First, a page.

Five Olympic questions with Pieter van den Hoogenband

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Pieter van den Hoogenband is not only a seven-time Olympic medalist, but the Dutch great is also the only swimmer to beat both Michael Phelps and Ian Thorpe in individual Olympic races.

The retired van den Hoogenband, 37, was recently in New York, in a wetsuit in the Hudson River, winning the New Amsterdam City Swim of about 1500m. That’s about 15 times van den Hoogenband’s preferred distance during his competitive career. The event raised money for ALS research.

Van den Hoogenband answered questions before the race:

OlympicTalk: What do you remember about the Athens 2004 Olympic 4x100m freestyle relay, passing Jason Lezak on anchor with the then-fastest relay split ever?

Van Den Hoogenband: I was in my best shape ever, in Athens, but I was racing with a hernia. So I had big problems in my lower back. So every race I did, I was in less form than I was at the start. I knew I could swim a fast 100. So I told my teammates, get me close to Lezak, because I know maybe I can do something special and we can win a medal.

Jason has a lot of speed, and my key element is the second 50. I was extremely powerful back then, but I think Jason used that race to get his peak performance in Beijing [2008 Olympics, when Lezak passed France’s Alain Bernard on anchor, smashing van den Hoogenband’s record for fastest relay split ever].

Like my race in Athens with Thorpey and Phelps [the 200m freestyle “Race of the Century” won by Thorpe, with van den Hoogenband getting silver and Phelps bronze]. Phelps really killed me in Melbourne in 2007, because he really analyzed the race in Athens, what happened, and he brought the 200m freestyle to the next level [winning the 2007 World Championship by 2.42 seconds over van den Hoogenband and breaking Thorpe’s world record by two tenths of a second].

That’s what swimming is about. You need your opponents. We need each other to help our sport. We’re all ambassadors for swimming.

OlympicTalk: Do you have any stories from knowing Phelps early in his career?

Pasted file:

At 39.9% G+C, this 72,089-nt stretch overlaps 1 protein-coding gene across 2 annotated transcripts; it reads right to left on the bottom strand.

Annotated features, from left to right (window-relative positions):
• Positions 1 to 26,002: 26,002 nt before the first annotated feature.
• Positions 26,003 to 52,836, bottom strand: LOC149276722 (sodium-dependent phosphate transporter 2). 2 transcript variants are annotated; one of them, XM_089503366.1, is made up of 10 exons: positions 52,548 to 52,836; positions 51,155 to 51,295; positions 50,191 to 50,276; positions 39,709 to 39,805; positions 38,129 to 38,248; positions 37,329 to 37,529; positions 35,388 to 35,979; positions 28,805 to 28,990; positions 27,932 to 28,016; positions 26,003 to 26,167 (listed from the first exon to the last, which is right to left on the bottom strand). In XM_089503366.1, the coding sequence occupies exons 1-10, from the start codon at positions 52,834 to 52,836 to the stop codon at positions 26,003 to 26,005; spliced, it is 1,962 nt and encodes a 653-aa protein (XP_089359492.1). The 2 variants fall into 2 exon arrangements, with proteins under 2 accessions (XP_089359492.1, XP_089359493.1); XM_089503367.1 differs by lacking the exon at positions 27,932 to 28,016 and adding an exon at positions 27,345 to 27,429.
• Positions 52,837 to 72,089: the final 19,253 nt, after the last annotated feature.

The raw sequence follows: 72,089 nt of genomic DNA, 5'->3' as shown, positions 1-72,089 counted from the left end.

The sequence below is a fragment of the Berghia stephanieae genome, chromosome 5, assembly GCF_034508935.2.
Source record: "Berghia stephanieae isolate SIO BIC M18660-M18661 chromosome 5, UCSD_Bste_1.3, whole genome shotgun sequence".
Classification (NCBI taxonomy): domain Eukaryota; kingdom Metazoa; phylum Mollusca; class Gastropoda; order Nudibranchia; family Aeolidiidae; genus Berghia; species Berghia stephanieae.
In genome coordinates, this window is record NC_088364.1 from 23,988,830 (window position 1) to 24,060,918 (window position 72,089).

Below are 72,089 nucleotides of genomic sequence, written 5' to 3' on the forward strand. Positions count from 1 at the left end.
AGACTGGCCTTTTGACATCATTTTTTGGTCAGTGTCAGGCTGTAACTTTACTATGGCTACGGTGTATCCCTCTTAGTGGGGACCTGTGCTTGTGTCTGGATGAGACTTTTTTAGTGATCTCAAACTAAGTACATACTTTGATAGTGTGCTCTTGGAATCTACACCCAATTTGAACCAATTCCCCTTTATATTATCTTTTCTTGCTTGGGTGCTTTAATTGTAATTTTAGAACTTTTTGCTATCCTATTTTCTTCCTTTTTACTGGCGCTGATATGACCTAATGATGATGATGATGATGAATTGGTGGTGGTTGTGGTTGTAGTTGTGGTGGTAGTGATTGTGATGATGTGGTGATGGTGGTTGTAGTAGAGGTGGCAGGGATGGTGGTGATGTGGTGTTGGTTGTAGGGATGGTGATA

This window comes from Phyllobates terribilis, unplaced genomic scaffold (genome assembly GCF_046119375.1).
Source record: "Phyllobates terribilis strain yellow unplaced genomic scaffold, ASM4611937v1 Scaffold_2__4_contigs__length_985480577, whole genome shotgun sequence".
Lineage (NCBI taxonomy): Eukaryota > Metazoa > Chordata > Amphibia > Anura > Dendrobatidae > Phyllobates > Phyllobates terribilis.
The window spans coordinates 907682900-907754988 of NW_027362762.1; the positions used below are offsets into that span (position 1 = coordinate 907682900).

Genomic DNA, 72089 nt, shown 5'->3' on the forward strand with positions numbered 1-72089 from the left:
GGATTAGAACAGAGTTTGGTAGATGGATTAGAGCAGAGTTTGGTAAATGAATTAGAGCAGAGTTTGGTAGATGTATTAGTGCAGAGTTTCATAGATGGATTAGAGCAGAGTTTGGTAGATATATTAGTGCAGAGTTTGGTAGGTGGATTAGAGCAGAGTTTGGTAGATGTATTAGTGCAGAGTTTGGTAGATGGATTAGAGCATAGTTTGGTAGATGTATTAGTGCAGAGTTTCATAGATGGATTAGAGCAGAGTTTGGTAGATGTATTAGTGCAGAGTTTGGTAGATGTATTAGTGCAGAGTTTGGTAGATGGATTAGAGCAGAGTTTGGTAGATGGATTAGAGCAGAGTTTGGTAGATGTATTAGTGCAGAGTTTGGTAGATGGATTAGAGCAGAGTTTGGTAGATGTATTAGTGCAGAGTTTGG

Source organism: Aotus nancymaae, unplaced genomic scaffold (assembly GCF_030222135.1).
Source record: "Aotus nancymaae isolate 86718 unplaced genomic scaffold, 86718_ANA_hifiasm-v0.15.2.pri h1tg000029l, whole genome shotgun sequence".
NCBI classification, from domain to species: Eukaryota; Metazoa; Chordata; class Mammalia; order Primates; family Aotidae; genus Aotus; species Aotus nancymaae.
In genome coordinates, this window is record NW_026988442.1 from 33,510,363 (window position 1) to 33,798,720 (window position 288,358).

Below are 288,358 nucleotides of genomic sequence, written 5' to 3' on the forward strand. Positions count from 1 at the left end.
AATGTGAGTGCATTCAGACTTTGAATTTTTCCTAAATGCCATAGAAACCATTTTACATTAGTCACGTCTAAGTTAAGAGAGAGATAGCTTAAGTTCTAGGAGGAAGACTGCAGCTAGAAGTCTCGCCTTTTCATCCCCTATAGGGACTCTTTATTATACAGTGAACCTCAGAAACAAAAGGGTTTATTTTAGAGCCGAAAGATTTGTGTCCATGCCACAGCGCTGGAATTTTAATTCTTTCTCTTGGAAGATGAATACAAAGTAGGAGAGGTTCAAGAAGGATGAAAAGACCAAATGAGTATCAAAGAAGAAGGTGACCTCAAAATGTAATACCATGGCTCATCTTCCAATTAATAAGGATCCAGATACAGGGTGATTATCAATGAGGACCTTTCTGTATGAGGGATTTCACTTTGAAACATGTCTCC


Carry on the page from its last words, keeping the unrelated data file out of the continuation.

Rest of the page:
Van Den Hoogenband: He is such a professional. We were always together in the warm-up pool. We always loved to do a lot of speed, 50 meters, 100 meters, on race speed before [the race]. And when you have a lot of speed, it’s not nice when you’re in the warm-up pool, and people are swimming very, very slow. So we were always together. The way he developed his underwater kicking, I was watching in the warm-up pool. I was like, wow, this is something totally different.

In Beijing, he found a way to recover very fast, and how he was doing it with his coach [Bob Bowman] and his heartbeat. He was so professional. He was the king in not losing any energy. He was so focused. He knew exactly what he was doing. It was always nice to race him. When you’re close to each other, you don’t see each other that good, but you feel each other. You feel that he’s a very tough opponent. A friend of mine won the gold in judo, and he told me, when you grab somebody in the final [van den Hoogenband grabs the reporter by the shoulders to illustrate], you feel he’s a tough opponent. With Phelps, you knew. This is going to hurt a lot.

Flashback: Michael Phelps at the Sydney 2000 Olympics

OlympicTalk: When was Phelps first on your radar? Did you know who he was at Sydney 2000?

Van Den Hoogenband: After that. Of course, he broke the world record in the 200m fly after the Olympics [on March 30, 2001, at age 15]. Then all the stories, I thought, OK, maybe sometimes you have some U.S. swimmers with some very passionate coaches. They really train hard, and they have a peak performance for only one, two years. So I thought maybe he’s one of those guys, but then I found out that Bowman, he’s a unique professor. He’s a legend. He’s one of the best coaches ever. The two of them, they made the right combination. Michael, of course, he’s the talent. He’s the man. But every big performance is a team effort. I think he will always thank the day Bowman came into his life.